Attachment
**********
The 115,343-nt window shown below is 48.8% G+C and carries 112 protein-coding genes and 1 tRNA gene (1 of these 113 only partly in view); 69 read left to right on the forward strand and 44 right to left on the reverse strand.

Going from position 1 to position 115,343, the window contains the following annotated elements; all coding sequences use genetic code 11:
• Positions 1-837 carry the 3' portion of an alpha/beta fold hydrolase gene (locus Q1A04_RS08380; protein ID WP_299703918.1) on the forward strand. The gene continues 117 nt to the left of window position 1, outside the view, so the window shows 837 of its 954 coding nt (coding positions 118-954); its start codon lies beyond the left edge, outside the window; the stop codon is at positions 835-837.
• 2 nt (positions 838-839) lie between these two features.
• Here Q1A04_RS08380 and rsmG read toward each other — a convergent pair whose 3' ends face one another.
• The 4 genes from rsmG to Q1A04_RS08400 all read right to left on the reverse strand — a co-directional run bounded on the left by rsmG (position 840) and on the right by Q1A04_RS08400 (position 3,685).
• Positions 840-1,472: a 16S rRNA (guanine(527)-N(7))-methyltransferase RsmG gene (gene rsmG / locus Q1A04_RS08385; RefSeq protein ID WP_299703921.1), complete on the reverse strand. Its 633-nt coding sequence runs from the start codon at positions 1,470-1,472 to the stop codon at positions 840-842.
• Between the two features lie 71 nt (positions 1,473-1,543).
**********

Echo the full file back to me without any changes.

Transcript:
The 115,343-nt window shown below is 48.8% G+C and carries 112 protein-coding genes and 1 tRNA gene (1 of these 113 only partly in view); 69 read left to right on the forward strand and 44 right to left on the reverse strand.

Going from position 1 to position 115,343, the window contains the following annotated elements; all coding sequences use genetic code 11:
• Positions 1-837 carry the 3' portion of an alpha/beta fold hydrolase gene (locus Q1A04_RS08380; protein ID WP_299703918.1) on the forward strand. The gene continues 117 nt to the left of window position 1, outside the view, so the window shows 837 of its 954 coding nt (coding positions 118-954); its start codon lies beyond the left edge, outside the window; the stop codon is at positions 835-837.
• 2 nt (positions 838-839) lie between these two features.
• Here Q1A04_RS08380 and rsmG read toward each other — a convergent pair whose 3' ends face one another.
• The 4 genes from rsmG to Q1A04_RS08400 all read right to left on the reverse strand — a co-directional run bounded on the left by rsmG (position 840) and on the right by Q1A04_RS08400 (position 3,685).
• Positions 840-1,472: a 16S rRNA (guanine(527)-N(7))-methyltransferase RsmG gene (gene rsmG / locus Q1A04_RS08385; RefSeq protein ID WP_299703921.1), complete on the reverse strand. Its 633-nt coding sequence runs from the start codon at positions 1,470-1,472 to the stop codon at positions 840-842.
• Between the two features lie 71 nt (positions 1,473-1,543).